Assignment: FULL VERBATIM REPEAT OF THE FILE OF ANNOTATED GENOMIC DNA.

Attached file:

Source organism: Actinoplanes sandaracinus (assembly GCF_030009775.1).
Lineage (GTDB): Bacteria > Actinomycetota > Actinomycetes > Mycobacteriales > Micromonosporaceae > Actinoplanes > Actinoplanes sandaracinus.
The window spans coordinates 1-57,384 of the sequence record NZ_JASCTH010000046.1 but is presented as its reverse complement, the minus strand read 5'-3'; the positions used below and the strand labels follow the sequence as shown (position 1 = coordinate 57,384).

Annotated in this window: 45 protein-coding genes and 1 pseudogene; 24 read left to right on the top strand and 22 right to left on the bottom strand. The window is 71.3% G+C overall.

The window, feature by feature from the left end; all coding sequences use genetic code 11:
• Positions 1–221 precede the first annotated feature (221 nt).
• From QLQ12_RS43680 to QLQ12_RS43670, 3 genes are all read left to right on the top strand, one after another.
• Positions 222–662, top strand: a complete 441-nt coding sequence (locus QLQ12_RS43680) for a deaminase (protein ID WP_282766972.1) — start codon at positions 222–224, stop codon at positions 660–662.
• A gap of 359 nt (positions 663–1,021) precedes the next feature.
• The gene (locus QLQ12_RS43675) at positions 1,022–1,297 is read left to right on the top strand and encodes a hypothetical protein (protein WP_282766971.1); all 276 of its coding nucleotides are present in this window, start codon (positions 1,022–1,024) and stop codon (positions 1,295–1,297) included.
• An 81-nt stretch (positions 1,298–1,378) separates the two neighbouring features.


Source organism: Actinoplanes sandaracinus (assembly GCF_030009775.1).
Lineage (GTDB): Bacteria > Actinomycetota > Actinomycetes > Mycobacteriales > Micromonosporaceae > Actinoplanes > Actinoplanes sandaracinus.
The window spans coordinates 1-57,384 of the sequence record NZ_JASCTH010000046.1 but is presented as its reverse complement, the minus strand read 5'-3'; the positions used below and the strand labels follow the sequence as shown (position 1 = coordinate 57,384).

Annotated in this window: 45 protein-coding genes and 1 pseudogene; 24 read left to right on the top strand and 22 right to left on the bottom strand. The window is 71.3% G+C overall.

The window, feature by feature from the left end; all coding sequences use genetic code 11:
• Positions 1–221 precede the first annotated feature (221 nt).
• From QLQ12_RS43680 to QLQ12_RS43670, 3 genes are all read left to right on the top strand, one after another.
• Positions 222–662, top strand: a complete 441-nt coding sequence (locus QLQ12_RS43680) for a deaminase (protein ID WP_282766972.1) — start codon at positions 222–224, stop codon at positions 660–662.
• A gap of 359 nt (positions 663–1,021) precedes the next feature.
• The gene (locus QLQ12_RS43675) at positions 1,022–1,297 is read left to right on the top strand and encodes a hypothetical protein (protein WP_282766971.1); all 276 of its coding nucleotides are present in this window, start codon (positions 1,022–1,024) and stop codon (positions 1,295–1,297) included.
• An 81-nt stretch (positions 1,298–1,378) separates the two neighbouring features.